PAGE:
There are few ways to address this issue:

  • The same team responsible for the organization's data security should be entrusted with protecting the data lake. This may be the DBA team or the operations team.
  • The security team will provide read access to required files or folders to relevant users as and when necessary.
  • There should be only specific accounts – preferably application accounts – that can load data in the lake.
  • The data lake will not store sensitive data like personal or financial information in its original form. It will be masked before storing. The application responsible for using the data will need to decipher it.
  • If using cloud-based storage, all data should be encrypted with one or more keys that are regularly rotated.
  • There should be adequate measures for backing up critical pieces of data or at least versioning them. For example, Amazon Web Service S3 storage allows long time retention of data at lower cost in Amazon Glacier and enable versioning of files in a bucket.

Data Toolsets

With a wide variety of data types and their use-cases, data lake users can quickly start using tools of their own choice. This can quickly grow into an organization-wide proliferation of non-standard (and often vulnerable) tools and practices. It's therefore necessary to standardize on a set of tools for accessing the data lake and writing to it.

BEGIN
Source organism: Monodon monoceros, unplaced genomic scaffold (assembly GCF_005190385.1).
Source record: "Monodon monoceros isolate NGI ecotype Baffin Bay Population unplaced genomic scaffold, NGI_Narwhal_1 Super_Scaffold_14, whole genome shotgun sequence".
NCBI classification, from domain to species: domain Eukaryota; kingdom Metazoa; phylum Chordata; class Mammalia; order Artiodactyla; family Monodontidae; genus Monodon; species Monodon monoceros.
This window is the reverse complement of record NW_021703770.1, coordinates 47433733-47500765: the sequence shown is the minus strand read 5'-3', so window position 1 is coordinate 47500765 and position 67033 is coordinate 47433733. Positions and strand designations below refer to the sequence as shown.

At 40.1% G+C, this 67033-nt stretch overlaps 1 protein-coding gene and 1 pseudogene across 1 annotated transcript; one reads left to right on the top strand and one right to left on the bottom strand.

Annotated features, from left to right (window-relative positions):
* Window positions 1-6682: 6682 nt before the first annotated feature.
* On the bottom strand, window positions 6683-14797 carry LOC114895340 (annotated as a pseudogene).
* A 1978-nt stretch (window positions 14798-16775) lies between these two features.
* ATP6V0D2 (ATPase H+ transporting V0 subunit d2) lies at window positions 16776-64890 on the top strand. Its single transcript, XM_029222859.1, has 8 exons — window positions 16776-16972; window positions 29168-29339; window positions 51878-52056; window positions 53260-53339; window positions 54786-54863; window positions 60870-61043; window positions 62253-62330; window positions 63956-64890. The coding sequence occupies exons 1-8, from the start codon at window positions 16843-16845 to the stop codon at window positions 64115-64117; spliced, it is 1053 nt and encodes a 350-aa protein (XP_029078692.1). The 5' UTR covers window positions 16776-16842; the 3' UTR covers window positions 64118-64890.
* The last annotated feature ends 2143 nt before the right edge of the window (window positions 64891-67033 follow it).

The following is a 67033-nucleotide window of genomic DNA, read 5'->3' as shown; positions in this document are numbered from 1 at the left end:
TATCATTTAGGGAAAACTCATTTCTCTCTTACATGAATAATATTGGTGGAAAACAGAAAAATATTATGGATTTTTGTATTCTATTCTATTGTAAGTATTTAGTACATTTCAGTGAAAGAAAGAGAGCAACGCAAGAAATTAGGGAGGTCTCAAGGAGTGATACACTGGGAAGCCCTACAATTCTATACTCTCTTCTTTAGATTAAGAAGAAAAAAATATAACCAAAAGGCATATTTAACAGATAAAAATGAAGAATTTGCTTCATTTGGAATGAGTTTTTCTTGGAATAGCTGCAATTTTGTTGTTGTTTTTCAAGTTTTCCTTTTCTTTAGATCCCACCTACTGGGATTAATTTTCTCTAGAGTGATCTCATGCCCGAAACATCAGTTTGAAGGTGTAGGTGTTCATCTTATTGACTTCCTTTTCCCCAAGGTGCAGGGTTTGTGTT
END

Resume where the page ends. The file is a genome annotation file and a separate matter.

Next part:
For example, it may be stipulated that data scientists only use a particular type of notebook technology, use specific languages like R or Python and use a set of data manipulation libraries. Using the same model, data analysts could be asked to use one or two specific SQL query tools that are licensed and ETL developers could be trained to use a standard integration tool.

Data Lake Adoption

Perhaps more challenging than implementing security is to actually make people use the data lake. In today's world, information should be democratized, people should be able to access relevant data without any hassle or too many hoops. If users see the data lake as an opaque, complex piece of technology, they will quickly turn away from it, defeating the purpose of a unified platform.